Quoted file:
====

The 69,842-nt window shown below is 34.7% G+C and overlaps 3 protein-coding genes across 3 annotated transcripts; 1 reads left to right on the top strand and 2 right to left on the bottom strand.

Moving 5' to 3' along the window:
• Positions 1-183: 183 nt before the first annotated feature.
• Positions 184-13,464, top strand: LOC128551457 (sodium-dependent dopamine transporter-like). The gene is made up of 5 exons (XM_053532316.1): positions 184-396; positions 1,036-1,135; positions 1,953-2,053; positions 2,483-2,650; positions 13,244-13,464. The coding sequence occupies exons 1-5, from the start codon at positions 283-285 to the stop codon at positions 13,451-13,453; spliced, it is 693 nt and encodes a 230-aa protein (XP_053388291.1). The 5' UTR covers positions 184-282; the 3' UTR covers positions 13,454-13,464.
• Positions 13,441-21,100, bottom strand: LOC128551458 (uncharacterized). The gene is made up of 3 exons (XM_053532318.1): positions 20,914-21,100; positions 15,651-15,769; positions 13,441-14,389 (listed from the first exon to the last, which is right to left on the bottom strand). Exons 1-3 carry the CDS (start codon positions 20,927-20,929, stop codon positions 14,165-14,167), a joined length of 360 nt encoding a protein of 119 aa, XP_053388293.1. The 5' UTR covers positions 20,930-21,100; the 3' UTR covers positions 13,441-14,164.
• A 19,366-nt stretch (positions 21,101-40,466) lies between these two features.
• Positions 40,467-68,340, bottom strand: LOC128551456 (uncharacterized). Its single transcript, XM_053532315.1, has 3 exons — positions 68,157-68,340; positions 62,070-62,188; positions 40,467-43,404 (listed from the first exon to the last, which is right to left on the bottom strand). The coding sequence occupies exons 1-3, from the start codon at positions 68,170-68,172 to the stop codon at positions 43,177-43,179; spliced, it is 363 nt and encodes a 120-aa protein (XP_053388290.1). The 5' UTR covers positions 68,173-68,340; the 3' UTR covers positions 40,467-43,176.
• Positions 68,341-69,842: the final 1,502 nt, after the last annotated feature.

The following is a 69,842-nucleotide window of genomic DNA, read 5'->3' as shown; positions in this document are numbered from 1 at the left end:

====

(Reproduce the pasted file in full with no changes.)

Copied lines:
The 69,842-nt window shown below is 34.7% G+C and overlaps 3 protein-coding genes across 3 annotated transcripts; 1 reads left to right on the top strand and 2 right to left on the bottom strand.

Moving 5' to 3' along the window:
• Positions 1-183: 183 nt before the first annotated feature.
• Positions 184-13,464, top strand: LOC128551457 (sodium-dependent dopamine transporter-like). The gene is made up of 5 exons (XM_053532316.1): positions 184-396; positions 1,036-1,135; positions 1,953-2,053; positions 2,483-2,650; positions 13,244-13,464. The coding sequence occupies exons 1-5, from the start codon at positions 283-285 to the stop codon at positions 13,451-13,453; spliced, it is 693 nt and encodes a 230-aa protein (XP_053388291.1). The 5' UTR covers positions 184-282; the 3' UTR covers positions 13,454-13,464.
• Positions 13,441-21,100, bottom strand: LOC128551458 (uncharacterized). The gene is made up of 3 exons (XM_053532318.1): positions 20,914-21,100; positions 15,651-15,769; positions 13,441-14,389 (listed from the first exon to the last, which is right to left on the bottom strand). Exons 1-3 carry the CDS (start codon positions 20,927-20,929, stop codon positions 14,165-14,167), a joined length of 360 nt encoding a protein of 119 aa, XP_053388293.1. The 5' UTR covers positions 20,930-21,100; the 3' UTR covers positions 13,441-14,164.
• A 19,366-nt stretch (positions 21,101-40,466) lies between these two features.
• Positions 40,467-68,340, bottom strand: LOC128551456 (uncharacterized). Its single transcript, XM_053532315.1, has 3 exons — positions 68,157-68,340; positions 62,070-62,188; positions 40,467-43,404 (listed from the first exon to the last, which is right to left on the bottom strand). The coding sequence occupies exons 1-3, from the start codon at positions 68,170-68,172 to the stop codon at positions 43,177-43,179; spliced, it is 363 nt and encodes a 120-aa protein (XP_053388290.1). The 5' UTR covers positions 68,173-68,340; the 3' UTR covers positions 40,467-43,176.
• Positions 68,341-69,842: the final 1,502 nt, after the last annotated feature.

The following is a 69,842-nucleotide window of genomic DNA, read 5'->3' as shown; positions in this document are numbered from 1 at the left end: